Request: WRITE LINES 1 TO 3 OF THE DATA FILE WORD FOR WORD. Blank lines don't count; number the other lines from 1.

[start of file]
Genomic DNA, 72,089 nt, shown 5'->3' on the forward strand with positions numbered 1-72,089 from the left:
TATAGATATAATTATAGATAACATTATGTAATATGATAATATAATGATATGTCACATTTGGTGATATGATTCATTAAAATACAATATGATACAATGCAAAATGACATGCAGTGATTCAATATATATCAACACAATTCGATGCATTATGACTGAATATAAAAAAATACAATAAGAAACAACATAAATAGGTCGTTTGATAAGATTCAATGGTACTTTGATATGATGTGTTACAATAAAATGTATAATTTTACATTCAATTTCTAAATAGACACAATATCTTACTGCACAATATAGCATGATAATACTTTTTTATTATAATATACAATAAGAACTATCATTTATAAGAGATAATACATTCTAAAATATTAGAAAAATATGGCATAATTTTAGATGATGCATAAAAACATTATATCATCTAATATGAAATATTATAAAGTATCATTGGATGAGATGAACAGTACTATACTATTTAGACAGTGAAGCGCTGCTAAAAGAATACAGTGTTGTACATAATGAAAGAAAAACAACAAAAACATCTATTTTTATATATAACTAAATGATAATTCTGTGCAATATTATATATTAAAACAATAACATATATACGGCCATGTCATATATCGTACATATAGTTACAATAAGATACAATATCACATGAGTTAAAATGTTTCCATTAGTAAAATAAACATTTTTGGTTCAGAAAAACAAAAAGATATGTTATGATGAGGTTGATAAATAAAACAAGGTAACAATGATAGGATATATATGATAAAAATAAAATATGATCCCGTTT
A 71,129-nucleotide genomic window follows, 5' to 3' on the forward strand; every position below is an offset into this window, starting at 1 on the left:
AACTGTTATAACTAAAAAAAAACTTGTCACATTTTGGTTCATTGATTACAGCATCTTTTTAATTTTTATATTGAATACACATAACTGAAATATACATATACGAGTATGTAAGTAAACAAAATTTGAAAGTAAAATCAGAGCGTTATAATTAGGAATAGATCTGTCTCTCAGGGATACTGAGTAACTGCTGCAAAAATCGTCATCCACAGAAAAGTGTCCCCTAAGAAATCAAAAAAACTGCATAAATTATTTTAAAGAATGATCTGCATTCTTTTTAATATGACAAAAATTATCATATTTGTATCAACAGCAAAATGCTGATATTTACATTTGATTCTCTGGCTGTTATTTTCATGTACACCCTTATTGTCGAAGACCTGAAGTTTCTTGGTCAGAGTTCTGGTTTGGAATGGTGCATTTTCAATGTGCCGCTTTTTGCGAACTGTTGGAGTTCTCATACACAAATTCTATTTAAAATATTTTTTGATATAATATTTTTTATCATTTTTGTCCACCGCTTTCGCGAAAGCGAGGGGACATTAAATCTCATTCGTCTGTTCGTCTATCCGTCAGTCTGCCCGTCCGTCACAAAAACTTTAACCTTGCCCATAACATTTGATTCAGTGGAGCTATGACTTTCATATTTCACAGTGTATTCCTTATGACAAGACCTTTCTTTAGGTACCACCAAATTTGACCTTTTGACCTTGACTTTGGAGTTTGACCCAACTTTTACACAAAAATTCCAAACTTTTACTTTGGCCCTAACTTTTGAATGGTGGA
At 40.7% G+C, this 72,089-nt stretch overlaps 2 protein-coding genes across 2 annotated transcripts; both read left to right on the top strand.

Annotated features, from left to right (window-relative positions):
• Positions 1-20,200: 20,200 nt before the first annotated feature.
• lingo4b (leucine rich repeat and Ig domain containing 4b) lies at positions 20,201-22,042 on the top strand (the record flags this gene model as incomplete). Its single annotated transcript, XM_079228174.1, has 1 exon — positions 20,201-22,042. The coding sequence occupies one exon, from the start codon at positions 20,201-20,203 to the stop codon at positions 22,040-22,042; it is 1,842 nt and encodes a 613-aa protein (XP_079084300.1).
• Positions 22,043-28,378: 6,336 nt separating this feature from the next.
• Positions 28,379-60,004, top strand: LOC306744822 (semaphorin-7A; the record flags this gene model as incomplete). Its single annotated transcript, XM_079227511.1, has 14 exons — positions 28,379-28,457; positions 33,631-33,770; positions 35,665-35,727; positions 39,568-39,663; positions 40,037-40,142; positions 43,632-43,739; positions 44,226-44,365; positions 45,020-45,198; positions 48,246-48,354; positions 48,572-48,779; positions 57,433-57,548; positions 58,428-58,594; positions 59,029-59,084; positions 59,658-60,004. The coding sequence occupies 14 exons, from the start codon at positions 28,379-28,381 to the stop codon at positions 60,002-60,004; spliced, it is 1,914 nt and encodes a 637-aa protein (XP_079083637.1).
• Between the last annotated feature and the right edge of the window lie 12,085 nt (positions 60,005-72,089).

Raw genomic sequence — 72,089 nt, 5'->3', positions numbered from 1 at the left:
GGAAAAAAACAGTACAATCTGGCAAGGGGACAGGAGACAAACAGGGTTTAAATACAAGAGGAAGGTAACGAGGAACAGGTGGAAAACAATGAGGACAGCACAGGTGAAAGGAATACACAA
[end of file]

Genomic DNA, 72,089 nt, shown 5'->3' on the forward strand with positions numbered 1-72,089 from the left:
TATAGATATAATTATAGATAACATTATGTAATATGATAATATAATGATATGTCACATTTGGTGATATGATTCATTAAAATACAATATGATACAATGCAAAATGACATGCAGTGATTCAATATATATCAACACAATTCGATGCATTATGACTGAATATAAAAAAATACAATAAGAAACAACATAAATAGGTCGTTTGATAAGATTCAATGGTACTTTGATATGATGTGTTACAATAAAATGTATAATTTTACATTCAATTTCTAAATAGACACAATATCTTACTGCACAATATAGCATGATAATACTTTTTTATTATAATATACAATAAGAACTATCATTTATAAGAGATAATACATTCTAAAATATTAGAAAAATATGGCATAATTTTAGATGATGCATAAAAACATTATATCATCTAATATGAAATATTATAAAGTATCATTGGATGAGATGAACAGTACTATACTATTTAGACAGTGAAGCGCTGCTAAAAGAATACAGTGTTGTACATAATGAAAGAAAAACAACAAAAACATCTATTTTTATATATAACTAAATGATAATTCTGTGCAATATTATATATTAAAACAATAACATATATACGGCCATGTCATATATCGTACATATAGTTACAATAAGATACAATATCACATGAGTTAAAATGTTTCCATTAGTAAAATAAACATTTTTGGTTCAGAAAAACAAAAAGATATGTTATGATGAGGTTGATAAATAAAACAAGGTAACAATGATAGGATATATATGATAAAAATAAAATATGATCCCGTTT
A 71,129-nucleotide genomic window follows, 5' to 3' on the forward strand; every position below is an offset into this window, starting at 1 on the left: